"Coooooool", I thought, because I am the kind of person I am. It's not exactly surprising that my co-worker saw this colour as so suggestive - red has been associated with sex for centuries, and more recently,  has been claimed by sex workers and sex worker activism quite specifically - just take a look at the coverage of Red Umbrella Day, a day of protests against violence against sex workers here. Personally I think it's a neat way of reclaiming "whore red" for themselves, as they have reclaimed the word and use it as a term of pride rather than shame.

ANYWAY, I digress. To be perfectly honest, my co-worker probably had no idea of the recent co-opting of red into sex worker rights activism. She was most likely just thinking it looked like the kind of nail polish worn by a lady who has a lot of sex, or would at least like a lot of sex.
This particular shade of red...well, it's Standard Sexy Red. As my boy put it, when a straight guy reads "She was a blonde bombshell with red nails that matched her tight dress", this is the red they imagine. And honestly, I don't think it's that different for women. When I think of Sexy Red, this is what I imagine. And while I might not be able to squeeze into Marylin's dresses, I can at least have her nails.

There are certain accessories and items of clothing that have sociological meaning entrenched - so deeply entrenched most people probably aren't consciously aware of the symbolism, of the train of thought that is set off when you see them. I know, I know, it sounds like I'm over thinking this, but just hang in there and let me explain.

Here is an example of culturally entrenched symbolism - what we can and can't wear to work. There are certain things that are considered inappropriate for a workplace, despite not being particularly revealing, or impractical, but purely because of their inherent cultural symbolism. For men, things like cargo pants and camo print shirts are considered inappropriate in your average office, because they signal that you are not here for business, you're here to wrestle some alligators or something equally physical and butch. For women, the discouraged items not only include clothes that are too casual, like tshirts, but also things that are too sexual. Overly dark eyeshadow, for example, red stilettos, or fishnet stockings. (I previously would have included knee high boots in this list, but I've noticed over the last couple of seasons business women seem to be taking these back - the lace up kind are still out, but straight knee high leather boots seem to be more acceptable than previously)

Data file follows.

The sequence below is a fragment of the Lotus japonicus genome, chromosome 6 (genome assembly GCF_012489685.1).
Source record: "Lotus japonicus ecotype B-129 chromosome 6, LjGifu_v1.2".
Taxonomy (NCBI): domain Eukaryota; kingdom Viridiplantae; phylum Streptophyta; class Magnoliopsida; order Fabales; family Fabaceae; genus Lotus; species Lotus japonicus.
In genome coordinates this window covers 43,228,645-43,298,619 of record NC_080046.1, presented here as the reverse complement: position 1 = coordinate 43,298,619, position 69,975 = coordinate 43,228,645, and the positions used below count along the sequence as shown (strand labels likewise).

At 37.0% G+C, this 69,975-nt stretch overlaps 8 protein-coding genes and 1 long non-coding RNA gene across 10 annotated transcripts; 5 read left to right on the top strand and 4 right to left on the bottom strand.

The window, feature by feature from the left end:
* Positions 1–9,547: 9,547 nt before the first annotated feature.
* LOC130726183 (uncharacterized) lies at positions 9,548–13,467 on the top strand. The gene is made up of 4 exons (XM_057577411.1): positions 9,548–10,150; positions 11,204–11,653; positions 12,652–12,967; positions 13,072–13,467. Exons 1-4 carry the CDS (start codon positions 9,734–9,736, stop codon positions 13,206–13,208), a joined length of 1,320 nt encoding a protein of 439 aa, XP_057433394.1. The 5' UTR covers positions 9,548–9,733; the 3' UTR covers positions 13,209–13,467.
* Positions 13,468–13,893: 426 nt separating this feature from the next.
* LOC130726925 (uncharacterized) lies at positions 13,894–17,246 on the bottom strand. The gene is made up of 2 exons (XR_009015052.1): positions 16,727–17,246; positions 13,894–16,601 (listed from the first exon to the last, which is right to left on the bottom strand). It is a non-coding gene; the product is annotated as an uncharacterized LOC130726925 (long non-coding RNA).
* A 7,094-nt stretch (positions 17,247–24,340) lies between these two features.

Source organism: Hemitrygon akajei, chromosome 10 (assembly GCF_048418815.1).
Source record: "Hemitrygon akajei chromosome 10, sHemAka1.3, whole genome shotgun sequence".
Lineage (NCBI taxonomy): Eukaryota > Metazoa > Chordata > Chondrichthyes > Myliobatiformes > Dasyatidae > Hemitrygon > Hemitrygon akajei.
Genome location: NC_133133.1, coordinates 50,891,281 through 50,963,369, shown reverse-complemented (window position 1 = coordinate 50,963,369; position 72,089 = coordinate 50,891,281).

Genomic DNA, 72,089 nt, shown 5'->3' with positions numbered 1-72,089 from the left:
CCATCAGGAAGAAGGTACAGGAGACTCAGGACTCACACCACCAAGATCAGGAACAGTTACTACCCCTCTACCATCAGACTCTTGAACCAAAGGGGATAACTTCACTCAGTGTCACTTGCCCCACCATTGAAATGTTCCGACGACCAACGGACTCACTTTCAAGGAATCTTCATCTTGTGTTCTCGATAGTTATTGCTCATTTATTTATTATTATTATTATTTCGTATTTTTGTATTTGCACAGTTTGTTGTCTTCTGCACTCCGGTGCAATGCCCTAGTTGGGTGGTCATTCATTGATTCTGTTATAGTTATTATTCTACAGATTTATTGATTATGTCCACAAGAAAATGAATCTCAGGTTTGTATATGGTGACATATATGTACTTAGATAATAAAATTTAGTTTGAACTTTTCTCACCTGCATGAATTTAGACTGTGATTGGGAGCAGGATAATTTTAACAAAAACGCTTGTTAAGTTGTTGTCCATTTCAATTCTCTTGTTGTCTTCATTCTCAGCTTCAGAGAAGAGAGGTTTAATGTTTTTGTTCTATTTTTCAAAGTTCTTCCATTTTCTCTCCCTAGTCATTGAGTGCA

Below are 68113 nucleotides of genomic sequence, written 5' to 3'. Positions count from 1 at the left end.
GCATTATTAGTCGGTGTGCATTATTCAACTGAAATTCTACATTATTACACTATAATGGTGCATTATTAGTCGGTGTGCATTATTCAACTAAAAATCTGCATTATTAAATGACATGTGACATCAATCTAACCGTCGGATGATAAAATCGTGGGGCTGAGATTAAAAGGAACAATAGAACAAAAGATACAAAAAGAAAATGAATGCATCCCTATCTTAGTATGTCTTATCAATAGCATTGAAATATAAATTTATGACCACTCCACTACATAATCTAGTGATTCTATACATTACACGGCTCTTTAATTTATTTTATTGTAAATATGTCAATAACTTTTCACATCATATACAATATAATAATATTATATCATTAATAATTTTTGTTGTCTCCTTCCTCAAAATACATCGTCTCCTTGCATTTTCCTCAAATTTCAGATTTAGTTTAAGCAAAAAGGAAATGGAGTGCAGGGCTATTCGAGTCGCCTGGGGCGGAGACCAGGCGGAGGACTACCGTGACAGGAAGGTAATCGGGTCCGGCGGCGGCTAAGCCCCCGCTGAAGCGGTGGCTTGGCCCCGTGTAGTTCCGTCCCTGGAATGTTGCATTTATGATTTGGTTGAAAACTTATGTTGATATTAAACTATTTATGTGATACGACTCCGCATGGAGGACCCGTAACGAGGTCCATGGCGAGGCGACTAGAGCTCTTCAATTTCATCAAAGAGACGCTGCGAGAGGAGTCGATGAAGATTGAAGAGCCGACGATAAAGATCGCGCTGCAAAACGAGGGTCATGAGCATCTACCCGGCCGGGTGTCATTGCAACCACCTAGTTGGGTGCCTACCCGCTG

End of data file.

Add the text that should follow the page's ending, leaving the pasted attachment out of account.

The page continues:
These things signal to the viewer that you are a woman who would like some sex now please, and this is considered a distracting signal at best when at work. Red nail polish is, in my opinion, one of these culturally loaded things.
(If you're interested in knowing more about how far back this cultural connotation goes, have a look over here at Beautifully Invisible for a fascinating look at the history of red nail polish and it's associations with sex)
Even the particular shade of red has connotations - Standard Sexy Red, like I'm Not Really A Waitress, says that you are sexually available, but that to partake of this sex, you will have to follow the Standard Wooing Practice. Despite my co workers association of this colour with slutty behavior, I think it would more often be read as an expression of sexuality somewhere between a Madonna and a Whore. To me this shade says,  "You can have me, but you will have to work for it because I'm a lady". A darker shade says that not only are you available, but it's probably going to get a bit weird. (Hence why I have almost always gone for darker shades of red. I don't like selling myself as normal when I'm not)